Tuesday, July 14, 2009

Episode #51: Leapin Lizards! ARP Stuff!

It's Hal's turn in the Bucket:

Mr. Bucket was pointing out the other day that we haven't had much to say about viewing and manipulating the ARP cache from the command line, and that's a darn shame. So let's remedy that little oversight right now.

The ARP cache is the system's local mapping of ethernet addresses to IP addresses of machines on the same LAN. On Unix systems, you can use "arp -a" to dump the cache or just dump information for a particular host:

$ arp -a
gw.deer-run.com ( at 00:04:23:5f:20:98 [ether] on eth0
deer.deer-run.com ( at 00:30:48:7b:22:2e [ether] on eth0
$ arp -a gw
gw.deer-run.com ( at 00:04:23:5f:20:98 [ether] on eth0

As with most network administration commands on Unix, the "-n" flag suppresses the hostname information, in case you're having name resolution problems that are causing the command to hang:

$ arp -an
? ( at 00:04:23:5f:20:98 [ether] on eth0
? ( at 00:30:48:7b:22:2e [ether] on eth0

Occasionally monitoring your ARP cache can be interesting, because it can alert you when system hardware is changing on your network and also to ARP spoofing attacks. Here's a little bit of shell fu to watch for changes to a particular ARP entry:

$ while :; do c=`arp -a | awk '{print $4}'`; \
[ "X$c" == "X$p" ] && echo "$c (OK)" || echo "$p to $c (CHANGED)"; \
p=$c; sleep 5; done

to 00:04:23:5f:20:98 (CHANGED)
00:04:23:5f:20:98 (OK)
00:04:23:5f:20:98 (OK)

Notice the equality test where I'm putting an "X" in front of the value of each variable ("X$c" == "X$p")? That's a common trick for doing comparisons where one of the values might be null-- as in our case when we first enter the loop and $p is not set yet. If we just wrote, "[ $c == $p ]", the shell would generate a syntax error message during the first pass through the loop because it would interpret our fu as "[ 00:04:23:5f:20:98 == ]" which is clearly bogus. The extra "X" ensures that neither side of the comparison is ever empty.

Actually, the above example is a little bogus (though it includes plenty of tasty shell fu), because there's already a tool called Arpwatch that will monitor your ARP cache for changes-- expected or otherwise. I'll often run this tool on a couple of machines on critical networks, just to look for signs of hanky panky.

If you're running with root privileges, you can also use the arp command to manually manipulate your ARP cache. For example, "arp -d" deletes ARP entries. However, since ARP dynamically relearns the deleted entries, they don't tend to stay deleted for long:

# arp -d deer
# arp -a
gw.deer-run.com ( at 00:04:23:5f:20:98 [ether] on eth0
deer.deer-run.com ( at on eth0
# ping -c 1 deer >/dev/null
# arp -a
gw.deer-run.com ( at 00:04:23:5f:20:98 [ether] on eth0
deer.deer-run.com ( at 00:30:48:7b:22:2e [ether] on eth0

The root account can also use "arp -s" to add static ARP assignments to the cache. For example, I was recently debugging a VPN problem for one of my customers and we suspected the Open Source VPN software we were running on our Unix system wasn't properly doing Proxy ARP for the remote clients. So we manually added an ARP entry for the client we were testing with that pointed to the MAC address of our gateway (note that you must do this on the gateway machine that is the owner of the specified MAC address):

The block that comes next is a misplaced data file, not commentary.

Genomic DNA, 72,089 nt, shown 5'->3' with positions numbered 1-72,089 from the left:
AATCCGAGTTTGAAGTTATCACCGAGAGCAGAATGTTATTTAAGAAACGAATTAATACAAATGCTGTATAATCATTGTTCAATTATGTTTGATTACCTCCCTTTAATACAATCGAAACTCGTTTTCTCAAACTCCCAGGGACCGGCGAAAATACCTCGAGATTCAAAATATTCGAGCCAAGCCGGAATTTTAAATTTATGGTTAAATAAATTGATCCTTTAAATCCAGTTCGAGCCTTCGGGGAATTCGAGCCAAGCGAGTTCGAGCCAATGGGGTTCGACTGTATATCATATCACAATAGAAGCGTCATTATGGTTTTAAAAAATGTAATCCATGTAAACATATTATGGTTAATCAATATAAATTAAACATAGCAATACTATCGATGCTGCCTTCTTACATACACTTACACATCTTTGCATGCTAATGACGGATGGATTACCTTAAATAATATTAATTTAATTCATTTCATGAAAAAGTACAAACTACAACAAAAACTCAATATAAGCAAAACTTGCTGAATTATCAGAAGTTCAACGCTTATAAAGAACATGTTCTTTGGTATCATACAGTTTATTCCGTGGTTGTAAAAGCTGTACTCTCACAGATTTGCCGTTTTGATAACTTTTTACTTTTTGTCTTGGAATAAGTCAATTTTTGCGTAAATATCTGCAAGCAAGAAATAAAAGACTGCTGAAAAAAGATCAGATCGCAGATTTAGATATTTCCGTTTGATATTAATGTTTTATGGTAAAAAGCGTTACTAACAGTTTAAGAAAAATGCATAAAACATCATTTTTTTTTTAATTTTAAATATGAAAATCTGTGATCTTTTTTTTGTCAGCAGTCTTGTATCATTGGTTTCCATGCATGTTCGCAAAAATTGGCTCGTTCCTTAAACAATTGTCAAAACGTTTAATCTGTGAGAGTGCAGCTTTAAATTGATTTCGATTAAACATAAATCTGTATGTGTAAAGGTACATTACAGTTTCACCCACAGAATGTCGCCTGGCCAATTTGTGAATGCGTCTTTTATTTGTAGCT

# arp -s 00:04:23:5f:20:98 pub
# arp -an
? ( at 00:30:48:7b:22:2e [ether] on eth0
? ( at PERM PUB on eth0

The extra "pub" argument means that the host should "publish" this static ARP entry-- that is, respond with our local MAC address when other hosts on the LAN make ARP requests for In other words, our gateway should perform Proxy ARP for this address.

Since we did not specify the "temp" option in the above command, this static ARP entry will persist until we reboot the machine. If you specify "temp", then the entry will time out as normal when your system flushes its ARP cache. Generally, though, if you're specifying static ARP entries, you're doing it for a reason and you want them to stick around. For example, some highly secure sites will populate static ARP entries for all authorized hosts on their local LANs in order to thwart ARP spoofing attacks (static ARP entries will never be overwritten by dynamic ARP information learned from the network). Of course, the static ARP entries will need to be reloaded every time the system reboots, so you'll need to create a boot script to automatically reload the entries from a configuration file. And you'd need to update the configuration file every time a host was added or a NIC was changed on the LAN. It's a huge hassle and not normally done in practice.

That's about it for ARP on Unix. If memory serves, things aren't too different on Windows, but I bet Ed has some tasty fu for us anyway...

Ed responds to Hal's Bucket Screed:
As Hal anticipated, the arp command on Windows is very similar to the Linux version, but there are a few annoying deltas. To dump the ARP cache, we can run:

C:\> arp -a

Interface: --- 0x10003
Internet Address Physical Address Type 00-0c-29-c2-9f-1b dynamic de-ad-be-ef-00-00 static 00-0c-29-a3-2c-8b dynamic